Border wall foes hail order halting project, say it’s only first step

by Haleigh Kochanski, Cronkite News

Monday, January 25, 2021

Washington, D.C.   – President Joe Biden made good on a campaign promise within hours of his swearing-in this week, ordering a pause in construction of the border wall and a plan for how to redirect wall funding.

Two Army Corps of Engineers officers look down the U.S.-Mexico border near Lukeville. President Donald Trump said Thursday, suring a visit to the wall in Yuma that the 300th mile of wall would be completed soon. (Photoby George F. Josens/U.S. Army)

Opponents of the wall called the executive order “a huge win.” But they also said it is not the end of the fight, noting that Biden’s order allows a week for construction to actually come to a halt and directs agencies to evaluate contractual and legal obligations for the wall.

“For the short-term, foreseeable amount of time, we’re just going to be in a status quo,” said Brett Hartl, government affairs director for the Center for Biological Diversity. “They won’t build anymore, they won’t necessarily take any down, and they’ll look at the problem seriously.”

Tricia Cortez, founding member of the #NoBorderWall coalition, called Biden’s move “a significant first step, but we also know that there is more work to be done.”

Biden’s proclamation Wednesday also terminated the state of emergency at the border that had been declared by former President Donald Trump and used as a justification to redirect billions of dollars to the wall and bypass environmental and other regulations in its construction. Critics said that allowed the Trump administration to damage endangered critical habitats and desecrate sacred Native American sites.

“It shall be the policy of my Administration that no more American taxpayer dollars be diverted to construct a border wall,” Biden said in the order, which called the state of emergency “unwarranted.”

The order said that work on the wall would be paused to allow for a review of the “legality of funding and contracting methods” used on the project, the consequences of halting it and a study of “redirecting funding and repurposing contracts” on the wall. But it also allows for “the expenditure of any funds that the Congress expressly appropriated for wall construction.”

Wall funding was a continual battle between Trump and Congress. When lawmakers rejected the president’s request for $5.7 billion for the wall in late 2019, Trump refused to sign the budget and government shut down for a lack of funding, in what became the longest government shutdown in history.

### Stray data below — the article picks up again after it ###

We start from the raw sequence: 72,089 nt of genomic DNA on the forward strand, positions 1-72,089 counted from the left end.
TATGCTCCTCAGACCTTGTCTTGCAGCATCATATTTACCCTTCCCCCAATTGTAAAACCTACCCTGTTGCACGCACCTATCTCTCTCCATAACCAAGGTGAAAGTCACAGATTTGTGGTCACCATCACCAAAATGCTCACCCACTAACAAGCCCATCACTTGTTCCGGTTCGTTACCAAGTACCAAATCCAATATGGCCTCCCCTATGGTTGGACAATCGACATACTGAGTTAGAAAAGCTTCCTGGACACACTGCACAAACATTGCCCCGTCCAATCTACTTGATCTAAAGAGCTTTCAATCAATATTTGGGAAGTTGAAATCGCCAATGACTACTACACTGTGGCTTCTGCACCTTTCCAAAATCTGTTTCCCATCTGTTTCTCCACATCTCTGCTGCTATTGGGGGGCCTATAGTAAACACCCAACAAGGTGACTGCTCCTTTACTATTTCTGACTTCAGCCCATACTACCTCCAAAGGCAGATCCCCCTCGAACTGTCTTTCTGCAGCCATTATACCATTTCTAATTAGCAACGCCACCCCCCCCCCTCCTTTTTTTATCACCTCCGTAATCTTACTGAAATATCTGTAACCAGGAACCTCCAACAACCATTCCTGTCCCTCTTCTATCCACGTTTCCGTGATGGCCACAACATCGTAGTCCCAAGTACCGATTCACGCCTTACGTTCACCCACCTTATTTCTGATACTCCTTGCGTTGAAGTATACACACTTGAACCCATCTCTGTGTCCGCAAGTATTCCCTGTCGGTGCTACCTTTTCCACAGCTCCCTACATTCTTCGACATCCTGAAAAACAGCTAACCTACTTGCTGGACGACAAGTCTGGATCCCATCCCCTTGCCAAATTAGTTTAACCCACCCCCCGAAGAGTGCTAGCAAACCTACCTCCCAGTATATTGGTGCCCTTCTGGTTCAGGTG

After a 35-day shutdown, Congress agreed to allocate $1.375 billion for a wall and Trump signed the budget. Then he immediately declared a state of emergency that he said allowed him to redirect $3.6 billion to the wall from other agencies, primarily the Pentagon.

That claim was immediately challenged in court, and the Supreme Court is set to hear the case next month. But while it and other challenges have churned through the courts, wall construction has continued, reaching 452 miles of the roughly 2,000-mile border from California through Texas as of early January.

That’s a good thing to wall supporters like Andrew Arthur, resident fellow at the Center for Immigration Studies, who said the border wall can “act as a force multiplier for border patrol agents.”

“Border barriers impede the movement of individuals over that border. If people are coming over the border illegally, it will give border patrol more time to respond,” Arthur said.

Biden directed the secretaries of Defense, Treasury and Homeland Security and heads of other agencies to come up with a plan within 60 days on redirecting wall funds and repurposing contracts with private contractors.

In the meantime, Arthur said: “No shovels of dirt are going to be dug up, no cranes are going to operate, no wall is going to be installed. If you were to head out to the border, you would probably not see any construction going on.”

But Laiken Jordahl, a borderlands campaigner at the Center for Biological Diversity who has been tracking construction crews closely, found a mixed bag on the border this week after the order was signed.

At one site, he tweeted Friday that “border wall construction crews have been sent packing.” But later in the day he tweeted that crews were “plowing full steam ahead” at Coronado National Memorial, “continuing to excavate & bulldoze mountaintops thru critical jaguar habitat.”

Rep. Raúl Grijalva, D-Tucson, said the construction needs to stop.

“While ending the national emergency at the Southern border is important, President Biden must keep his promise and ensure that not another foot of border wall is constructed under his watch,” Grijalva said in a statement Wednesday.

More than stopping the advance of the wall, Hartl and Cortez said they hope to see repairs to some of the damage it has caused.

“We hope that president Biden will direct the border patrol to do a review and assess the damage that has occurred from the construction and then take appropriate action to mitigate or undo the damage that has happened,” Hartl said.

That was echoed by Cortez.

“We have to make sure contracts are canceled, that the confiscation of land stops, that all of the federal laws that were suspended be restored, that sections of the wall begin to come down and that places that went through harm be remediated,” she said.

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